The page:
Sunday, 19 February 2012

The 2kDozen 500: #66 - Cloud Nothings, "Attack on Memory"

Bring me the production talents of Steve Albini!

I've heard some Cloud Nothings before, played them in my dormant podcast series, Insidious Junkbox. But I'm pretty sure they weren't as Albini as this before. I seem to remember a cloudier version of guitars. Now here come the thunder! A real rain is going to wash the bubblegum off the streets.

There's the epic distance between instruments that points out the Rapeman, the shredding of vocal cords against the big, blank indifference of life. He does make music for the little guy, don't he? Is there a mutual attraction between him and bands like this? Or does he drag out their inner Steve?

The cover of the album is like an attack on memory itself, an out of focus black and white picture of a harbour wall and lighthouse. The kind of image you imagine popping up in the flailing mind of a dying person, while their brain looks for any information that could help them survive.

The opener "No Future/No Past" has a bit of The Exorcist in its back pocket, a grunge malevolence and a noise like the tube coming to a station. Baldi leaves pieces of his throat on the studio wallpaper as he urges us to dwell nihilistically in the moment. "Wasted Days" does not give a flying fuck, fucks flying about it like monkeys in a convent. Very Nirvana,  and all disappointed with himself at the age of twenty - "I thought I would be more than this" - before getting into some sparse heaviosity.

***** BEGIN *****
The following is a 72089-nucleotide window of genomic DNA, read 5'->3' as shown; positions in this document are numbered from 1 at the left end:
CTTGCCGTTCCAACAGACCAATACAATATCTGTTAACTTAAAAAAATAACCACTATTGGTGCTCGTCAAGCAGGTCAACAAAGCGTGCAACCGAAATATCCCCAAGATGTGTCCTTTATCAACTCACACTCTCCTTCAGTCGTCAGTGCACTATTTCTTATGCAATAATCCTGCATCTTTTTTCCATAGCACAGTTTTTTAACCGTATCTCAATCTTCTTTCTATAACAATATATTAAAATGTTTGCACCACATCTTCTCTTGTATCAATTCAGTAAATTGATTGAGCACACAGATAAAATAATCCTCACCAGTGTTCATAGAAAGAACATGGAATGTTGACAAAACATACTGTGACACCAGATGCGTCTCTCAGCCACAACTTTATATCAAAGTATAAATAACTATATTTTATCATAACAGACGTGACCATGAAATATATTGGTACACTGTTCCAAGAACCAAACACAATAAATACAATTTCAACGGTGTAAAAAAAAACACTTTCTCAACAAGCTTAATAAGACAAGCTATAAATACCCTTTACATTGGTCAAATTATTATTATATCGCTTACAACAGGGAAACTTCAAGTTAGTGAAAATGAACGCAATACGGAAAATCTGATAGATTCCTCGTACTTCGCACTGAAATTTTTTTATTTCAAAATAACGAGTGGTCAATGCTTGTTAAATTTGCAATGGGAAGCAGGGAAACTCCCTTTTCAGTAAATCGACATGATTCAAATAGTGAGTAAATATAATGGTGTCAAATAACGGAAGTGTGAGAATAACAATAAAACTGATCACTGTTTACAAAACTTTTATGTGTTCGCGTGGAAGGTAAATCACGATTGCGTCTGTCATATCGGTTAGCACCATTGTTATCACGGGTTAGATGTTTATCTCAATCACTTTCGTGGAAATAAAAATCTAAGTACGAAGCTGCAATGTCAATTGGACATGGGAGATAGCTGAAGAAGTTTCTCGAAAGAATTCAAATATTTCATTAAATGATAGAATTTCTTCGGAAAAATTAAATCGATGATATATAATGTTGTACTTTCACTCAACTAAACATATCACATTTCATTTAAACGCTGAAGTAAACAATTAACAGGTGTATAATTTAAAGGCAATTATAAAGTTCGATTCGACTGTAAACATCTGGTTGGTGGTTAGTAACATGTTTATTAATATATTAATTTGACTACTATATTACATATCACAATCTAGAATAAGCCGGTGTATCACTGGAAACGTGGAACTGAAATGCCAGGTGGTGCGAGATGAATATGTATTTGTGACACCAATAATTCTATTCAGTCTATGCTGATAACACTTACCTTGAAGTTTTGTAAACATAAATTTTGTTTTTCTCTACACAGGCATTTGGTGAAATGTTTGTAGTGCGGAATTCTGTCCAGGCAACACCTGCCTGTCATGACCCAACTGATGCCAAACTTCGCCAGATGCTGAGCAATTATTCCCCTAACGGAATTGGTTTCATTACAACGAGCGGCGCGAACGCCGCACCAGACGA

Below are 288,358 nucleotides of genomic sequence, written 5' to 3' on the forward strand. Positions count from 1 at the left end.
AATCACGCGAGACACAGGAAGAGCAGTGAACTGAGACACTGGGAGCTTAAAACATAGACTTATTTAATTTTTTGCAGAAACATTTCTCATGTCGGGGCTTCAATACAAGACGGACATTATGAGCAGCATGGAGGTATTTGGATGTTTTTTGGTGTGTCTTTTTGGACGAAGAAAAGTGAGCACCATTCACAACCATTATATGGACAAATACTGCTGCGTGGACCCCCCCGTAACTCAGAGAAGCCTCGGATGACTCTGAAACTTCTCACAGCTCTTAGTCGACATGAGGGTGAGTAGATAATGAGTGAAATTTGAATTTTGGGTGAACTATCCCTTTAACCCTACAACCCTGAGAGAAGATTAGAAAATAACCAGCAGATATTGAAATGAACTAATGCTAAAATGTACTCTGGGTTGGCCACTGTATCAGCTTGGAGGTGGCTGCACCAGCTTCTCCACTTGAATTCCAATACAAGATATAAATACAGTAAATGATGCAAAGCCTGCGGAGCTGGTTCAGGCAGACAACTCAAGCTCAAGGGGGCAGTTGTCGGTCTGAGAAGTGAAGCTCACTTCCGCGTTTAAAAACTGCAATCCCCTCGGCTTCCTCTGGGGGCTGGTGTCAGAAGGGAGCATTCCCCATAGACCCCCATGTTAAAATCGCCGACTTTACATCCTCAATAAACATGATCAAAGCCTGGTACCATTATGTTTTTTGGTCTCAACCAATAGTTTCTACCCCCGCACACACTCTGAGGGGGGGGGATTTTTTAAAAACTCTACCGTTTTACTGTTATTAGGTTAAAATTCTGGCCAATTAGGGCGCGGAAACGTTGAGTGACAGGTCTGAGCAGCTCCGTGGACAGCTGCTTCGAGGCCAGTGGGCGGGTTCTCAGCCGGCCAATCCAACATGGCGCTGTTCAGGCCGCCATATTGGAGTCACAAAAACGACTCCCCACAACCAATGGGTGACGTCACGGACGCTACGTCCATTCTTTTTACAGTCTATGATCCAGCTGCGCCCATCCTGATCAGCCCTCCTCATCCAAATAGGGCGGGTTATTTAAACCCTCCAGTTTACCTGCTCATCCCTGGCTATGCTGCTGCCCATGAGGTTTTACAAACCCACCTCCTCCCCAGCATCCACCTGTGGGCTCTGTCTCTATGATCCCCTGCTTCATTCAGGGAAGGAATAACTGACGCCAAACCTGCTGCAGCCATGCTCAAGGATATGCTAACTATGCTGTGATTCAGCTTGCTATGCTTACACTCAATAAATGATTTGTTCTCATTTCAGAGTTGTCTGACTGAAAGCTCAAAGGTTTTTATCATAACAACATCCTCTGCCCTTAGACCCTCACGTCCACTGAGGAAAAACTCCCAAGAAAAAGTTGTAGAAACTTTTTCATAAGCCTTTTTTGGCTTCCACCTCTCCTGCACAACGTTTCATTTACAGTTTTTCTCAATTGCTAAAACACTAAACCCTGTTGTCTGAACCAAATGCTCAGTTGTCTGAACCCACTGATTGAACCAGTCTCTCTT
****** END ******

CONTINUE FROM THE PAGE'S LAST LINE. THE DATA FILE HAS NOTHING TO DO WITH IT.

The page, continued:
"Fall In" is weaker, though it does wail in around the middle. "Stay Useless" should be anthemic going by the title, but it too moves itself nearer to Green Day than might seem wise. "Separation" comes in at more angles, most of them jangling and some jaunty.

This is very much a manifestal album (so I make up new words, so ensueify me!) with "No Sentiment" barking out "no nostalgia" and "Our Plans" pithily spitting "No one knows our plans for us/We won't last long" over a growling, broody backscape. The guitar gets oddly airbrushed into the distance of the latter, an attacked memory.

"Cut You" is a neatly teenage jealous rage, where everything seems at stake - but nothing at the same time. I'm patronising. I'm sorry. It's a weakness of the bearded.

Rating: Pick The Albini out of That, Son

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